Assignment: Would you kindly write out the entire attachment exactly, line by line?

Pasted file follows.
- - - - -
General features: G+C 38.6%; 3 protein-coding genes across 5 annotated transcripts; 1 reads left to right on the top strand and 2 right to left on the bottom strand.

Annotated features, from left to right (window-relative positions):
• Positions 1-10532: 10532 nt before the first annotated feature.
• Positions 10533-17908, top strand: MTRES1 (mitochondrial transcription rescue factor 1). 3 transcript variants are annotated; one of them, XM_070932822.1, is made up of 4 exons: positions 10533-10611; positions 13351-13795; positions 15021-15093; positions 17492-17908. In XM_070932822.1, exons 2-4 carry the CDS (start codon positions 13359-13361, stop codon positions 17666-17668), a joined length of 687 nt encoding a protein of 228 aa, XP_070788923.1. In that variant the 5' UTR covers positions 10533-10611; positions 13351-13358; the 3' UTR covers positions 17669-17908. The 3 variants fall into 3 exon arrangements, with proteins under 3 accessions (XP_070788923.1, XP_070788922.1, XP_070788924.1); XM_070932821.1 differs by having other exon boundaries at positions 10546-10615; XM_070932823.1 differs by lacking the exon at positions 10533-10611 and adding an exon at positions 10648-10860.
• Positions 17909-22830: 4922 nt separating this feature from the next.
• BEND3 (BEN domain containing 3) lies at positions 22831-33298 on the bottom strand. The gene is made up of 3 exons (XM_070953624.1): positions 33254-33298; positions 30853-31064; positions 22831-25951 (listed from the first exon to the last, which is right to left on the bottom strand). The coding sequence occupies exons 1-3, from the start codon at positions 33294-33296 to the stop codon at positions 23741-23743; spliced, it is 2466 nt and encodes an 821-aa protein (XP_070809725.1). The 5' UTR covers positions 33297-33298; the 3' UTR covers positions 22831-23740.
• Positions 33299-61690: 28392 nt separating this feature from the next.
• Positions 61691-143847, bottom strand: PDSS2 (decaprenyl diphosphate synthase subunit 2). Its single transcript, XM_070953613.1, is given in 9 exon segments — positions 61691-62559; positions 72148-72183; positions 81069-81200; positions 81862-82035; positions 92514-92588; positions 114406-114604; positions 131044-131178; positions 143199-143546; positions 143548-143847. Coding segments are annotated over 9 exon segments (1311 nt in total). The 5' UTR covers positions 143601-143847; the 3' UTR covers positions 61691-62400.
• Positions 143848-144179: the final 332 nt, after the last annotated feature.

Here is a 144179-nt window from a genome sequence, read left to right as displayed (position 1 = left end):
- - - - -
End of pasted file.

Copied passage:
General features: G+C 38.6%; 3 protein-coding genes across 5 annotated transcripts; 1 reads left to right on the top strand and 2 right to left on the bottom strand.

Annotated features, from left to right (window-relative positions):
• Positions 1-10532: 10532 nt before the first annotated feature.
• Positions 10533-17908, top strand: MTRES1 (mitochondrial transcription rescue factor 1). 3 transcript variants are annotated; one of them, XM_070932822.1, is made up of 4 exons: positions 10533-10611; positions 13351-13795; positions 15021-15093; positions 17492-17908. In XM_070932822.1, exons 2-4 carry the CDS (start codon positions 13359-13361, stop codon positions 17666-17668), a joined length of 687 nt encoding a protein of 228 aa, XP_070788923.1. In that variant the 5' UTR covers positions 10533-10611; positions 13351-13358; the 3' UTR covers positions 17669-17908. The 3 variants fall into 3 exon arrangements, with proteins under 3 accessions (XP_070788923.1, XP_070788922.1, XP_070788924.1); XM_070932821.1 differs by having other exon boundaries at positions 10546-10615; XM_070932823.1 differs by lacking the exon at positions 10533-10611 and adding an exon at positions 10648-10860.
• Positions 17909-22830: 4922 nt separating this feature from the next.
• BEND3 (BEN domain containing 3) lies at positions 22831-33298 on the bottom strand. The gene is made up of 3 exons (XM_070953624.1): positions 33254-33298; positions 30853-31064; positions 22831-25951 (listed from the first exon to the last, which is right to left on the bottom strand). The coding sequence occupies exons 1-3, from the start codon at positions 33294-33296 to the stop codon at positions 23741-23743; spliced, it is 2466 nt and encodes an 821-aa protein (XP_070809725.1). The 5' UTR covers positions 33297-33298; the 3' UTR covers positions 22831-23740.
• Positions 33299-61690: 28392 nt separating this feature from the next.
• Positions 61691-143847, bottom strand: PDSS2 (decaprenyl diphosphate synthase subunit 2). Its single transcript, XM_070953613.1, is given in 9 exon segments — positions 61691-62559; positions 72148-72183; positions 81069-81200; positions 81862-82035; positions 92514-92588; positions 114406-114604; positions 131044-131178; positions 143199-143546; positions 143548-143847. Coding segments are annotated over 9 exon segments (1311 nt in total). The 5' UTR covers positions 143601-143847; the 3' UTR covers positions 61691-62400.
• Positions 143848-144179: the final 332 nt, after the last annotated feature.

Here is a 144179-nt window from a genome sequence, read left to right as displayed (position 1 = left end):